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The company is reportedly paying $250 million to the makers of SwiftKey, the predictive keyboard app which is powered by artificial intelligence.

Microsoft and SwiftKey have made the news public through their respective blogs, which came a day after The Financial Times reported the acquisition. The founders of the UK based app company SwiftKey, Jon Reynolds and Ben Medlock will each make more than $30 million from the deal, and hold a substantial minority in the company which was mainly funded by venture capital.

Harry Shum, the Executive VC of Technology and Research at Microsoft used the official blog to announce Microsoft’s acquisition of SwiftKey’s software keyboard technology. Speaking about the vast capabilities of its software, Shum states that the vision behind SwiftKey is in line with that of Microsoft – bringing a personalized computing experience which anticipates the needs of the users.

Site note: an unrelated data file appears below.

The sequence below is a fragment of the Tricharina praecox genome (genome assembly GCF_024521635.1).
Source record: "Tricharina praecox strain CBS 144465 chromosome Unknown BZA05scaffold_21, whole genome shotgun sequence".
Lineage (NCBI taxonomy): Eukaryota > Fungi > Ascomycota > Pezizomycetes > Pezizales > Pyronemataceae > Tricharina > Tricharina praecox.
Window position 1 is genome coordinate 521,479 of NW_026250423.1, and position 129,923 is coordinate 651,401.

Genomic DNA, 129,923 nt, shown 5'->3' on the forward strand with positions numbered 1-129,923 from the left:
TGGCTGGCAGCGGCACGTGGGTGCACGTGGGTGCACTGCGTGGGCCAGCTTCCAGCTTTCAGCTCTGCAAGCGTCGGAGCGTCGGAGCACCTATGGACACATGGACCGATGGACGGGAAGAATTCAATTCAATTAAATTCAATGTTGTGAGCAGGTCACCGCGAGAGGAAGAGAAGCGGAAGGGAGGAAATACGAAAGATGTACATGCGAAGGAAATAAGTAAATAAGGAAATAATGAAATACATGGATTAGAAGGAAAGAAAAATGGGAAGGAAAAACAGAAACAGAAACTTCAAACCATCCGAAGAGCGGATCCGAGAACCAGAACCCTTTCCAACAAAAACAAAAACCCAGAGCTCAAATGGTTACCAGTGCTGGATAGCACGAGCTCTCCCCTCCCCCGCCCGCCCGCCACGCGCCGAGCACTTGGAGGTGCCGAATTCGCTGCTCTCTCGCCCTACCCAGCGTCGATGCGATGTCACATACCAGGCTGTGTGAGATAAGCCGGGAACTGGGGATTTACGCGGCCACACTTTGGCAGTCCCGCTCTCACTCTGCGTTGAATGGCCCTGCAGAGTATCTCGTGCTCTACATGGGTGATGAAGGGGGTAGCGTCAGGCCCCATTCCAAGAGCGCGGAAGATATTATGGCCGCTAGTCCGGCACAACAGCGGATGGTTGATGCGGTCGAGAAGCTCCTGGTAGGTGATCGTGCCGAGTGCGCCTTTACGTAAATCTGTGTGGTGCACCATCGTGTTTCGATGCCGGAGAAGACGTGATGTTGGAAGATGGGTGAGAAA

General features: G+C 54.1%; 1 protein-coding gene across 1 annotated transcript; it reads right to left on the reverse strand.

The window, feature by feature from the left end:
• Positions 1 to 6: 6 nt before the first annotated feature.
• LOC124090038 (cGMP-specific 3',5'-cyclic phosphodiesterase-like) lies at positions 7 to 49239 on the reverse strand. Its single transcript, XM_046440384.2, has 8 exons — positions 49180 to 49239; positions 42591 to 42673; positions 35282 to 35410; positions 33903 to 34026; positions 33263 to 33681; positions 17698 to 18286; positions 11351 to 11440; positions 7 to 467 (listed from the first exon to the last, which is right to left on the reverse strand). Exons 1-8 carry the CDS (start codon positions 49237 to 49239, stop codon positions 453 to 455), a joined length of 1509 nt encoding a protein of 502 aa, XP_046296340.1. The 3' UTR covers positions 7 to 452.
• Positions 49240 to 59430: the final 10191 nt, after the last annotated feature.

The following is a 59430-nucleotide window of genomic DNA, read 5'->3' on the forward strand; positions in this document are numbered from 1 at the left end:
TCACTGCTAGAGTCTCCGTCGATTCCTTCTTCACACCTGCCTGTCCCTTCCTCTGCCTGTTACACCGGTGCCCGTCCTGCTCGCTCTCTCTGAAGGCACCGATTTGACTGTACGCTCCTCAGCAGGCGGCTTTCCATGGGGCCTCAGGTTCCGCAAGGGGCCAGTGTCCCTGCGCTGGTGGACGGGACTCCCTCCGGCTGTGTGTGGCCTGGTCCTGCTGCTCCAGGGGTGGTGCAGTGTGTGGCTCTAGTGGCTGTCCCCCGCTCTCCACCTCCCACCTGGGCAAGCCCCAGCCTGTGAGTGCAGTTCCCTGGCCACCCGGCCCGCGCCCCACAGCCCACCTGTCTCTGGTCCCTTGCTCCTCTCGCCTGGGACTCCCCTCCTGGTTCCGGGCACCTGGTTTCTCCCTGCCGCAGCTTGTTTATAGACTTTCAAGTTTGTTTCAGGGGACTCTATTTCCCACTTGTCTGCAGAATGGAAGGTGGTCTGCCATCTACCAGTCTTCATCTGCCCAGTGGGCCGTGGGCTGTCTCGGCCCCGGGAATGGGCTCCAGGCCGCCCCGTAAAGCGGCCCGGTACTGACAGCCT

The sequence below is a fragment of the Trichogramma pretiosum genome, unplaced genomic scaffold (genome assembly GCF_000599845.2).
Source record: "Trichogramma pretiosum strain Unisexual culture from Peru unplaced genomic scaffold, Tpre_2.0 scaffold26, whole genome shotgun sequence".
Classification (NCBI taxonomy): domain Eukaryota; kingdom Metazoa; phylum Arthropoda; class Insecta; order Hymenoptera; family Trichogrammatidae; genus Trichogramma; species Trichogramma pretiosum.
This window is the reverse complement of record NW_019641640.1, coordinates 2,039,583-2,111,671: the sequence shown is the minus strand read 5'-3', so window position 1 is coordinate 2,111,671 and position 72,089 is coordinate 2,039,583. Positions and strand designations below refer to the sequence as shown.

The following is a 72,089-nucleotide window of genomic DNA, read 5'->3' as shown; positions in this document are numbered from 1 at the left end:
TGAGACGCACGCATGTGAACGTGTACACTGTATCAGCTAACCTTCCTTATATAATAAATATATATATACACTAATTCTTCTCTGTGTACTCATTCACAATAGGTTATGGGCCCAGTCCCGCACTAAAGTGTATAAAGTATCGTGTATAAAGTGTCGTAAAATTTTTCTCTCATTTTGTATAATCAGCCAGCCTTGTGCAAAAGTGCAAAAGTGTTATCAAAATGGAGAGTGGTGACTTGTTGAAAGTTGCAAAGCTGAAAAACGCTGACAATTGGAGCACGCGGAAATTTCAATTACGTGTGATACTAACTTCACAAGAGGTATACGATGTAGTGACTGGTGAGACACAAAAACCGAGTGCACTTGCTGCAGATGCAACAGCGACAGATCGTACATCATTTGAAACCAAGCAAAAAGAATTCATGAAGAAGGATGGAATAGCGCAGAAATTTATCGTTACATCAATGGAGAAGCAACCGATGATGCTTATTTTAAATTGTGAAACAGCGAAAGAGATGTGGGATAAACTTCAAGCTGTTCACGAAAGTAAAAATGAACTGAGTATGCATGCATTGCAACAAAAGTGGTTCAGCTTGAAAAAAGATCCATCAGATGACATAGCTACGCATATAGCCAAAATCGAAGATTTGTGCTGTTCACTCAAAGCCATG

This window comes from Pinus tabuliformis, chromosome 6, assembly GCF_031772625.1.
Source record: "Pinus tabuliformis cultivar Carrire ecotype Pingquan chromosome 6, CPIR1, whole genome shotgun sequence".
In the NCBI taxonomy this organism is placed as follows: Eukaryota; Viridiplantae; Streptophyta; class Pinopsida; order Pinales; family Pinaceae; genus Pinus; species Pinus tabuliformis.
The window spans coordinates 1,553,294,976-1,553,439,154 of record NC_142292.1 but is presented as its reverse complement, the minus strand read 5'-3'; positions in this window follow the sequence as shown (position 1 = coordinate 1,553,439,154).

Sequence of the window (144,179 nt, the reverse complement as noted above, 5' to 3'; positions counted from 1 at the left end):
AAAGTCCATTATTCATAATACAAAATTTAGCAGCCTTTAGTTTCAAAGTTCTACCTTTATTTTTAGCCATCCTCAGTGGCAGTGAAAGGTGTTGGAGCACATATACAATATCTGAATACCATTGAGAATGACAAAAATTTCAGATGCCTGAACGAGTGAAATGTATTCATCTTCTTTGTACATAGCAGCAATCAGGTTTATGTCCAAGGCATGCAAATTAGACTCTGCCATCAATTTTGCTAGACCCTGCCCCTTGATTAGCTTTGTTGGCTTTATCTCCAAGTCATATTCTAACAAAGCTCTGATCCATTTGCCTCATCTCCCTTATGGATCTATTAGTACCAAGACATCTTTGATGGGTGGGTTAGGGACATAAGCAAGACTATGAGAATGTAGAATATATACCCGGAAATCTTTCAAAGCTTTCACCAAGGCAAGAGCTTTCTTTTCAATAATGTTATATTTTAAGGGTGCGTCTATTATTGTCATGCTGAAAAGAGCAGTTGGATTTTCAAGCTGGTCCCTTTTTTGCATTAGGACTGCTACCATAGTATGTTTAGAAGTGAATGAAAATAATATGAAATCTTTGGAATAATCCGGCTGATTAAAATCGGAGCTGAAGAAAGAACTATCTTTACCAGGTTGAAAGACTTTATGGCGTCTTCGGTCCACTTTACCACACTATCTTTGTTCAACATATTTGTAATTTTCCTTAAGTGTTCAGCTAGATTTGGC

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Shum said that the SwiftKey powers more than 300 million Android and iOS devices and that its technology aligns with our vision for more personal computing experiences that anticipate our needs versus responding to our commands, and directly supports our ambition to reinvent productivity by leveraging the intelligent cloud. “

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SwiftKey is not the first UK-based AI technology company that has been uprooted by the big players in the industry. Google acquired DeepMind, Vision Factory and Dark Blue Labs, and Apple bought VocalIQ, the company which helps people converse with computers more naturally. Microsoft has hinted that SwiftKey will soon be integrated into the Word Flow keyboard app, which is currently in its beta testing phase.

Under Satya Nadella, Microsoft has already spent millions on productivity apps across Android and iOS platforms, which include Wunderlist – the to-do list app, Acompli – an email app, and Sunrise – a calendar app. While SwiftKey will continue to empower millions of Android and iOS users across the globe, there is no SwiftKey keyboard app for Windows Mobile devices.

Source: Microsoft via The Financial Times

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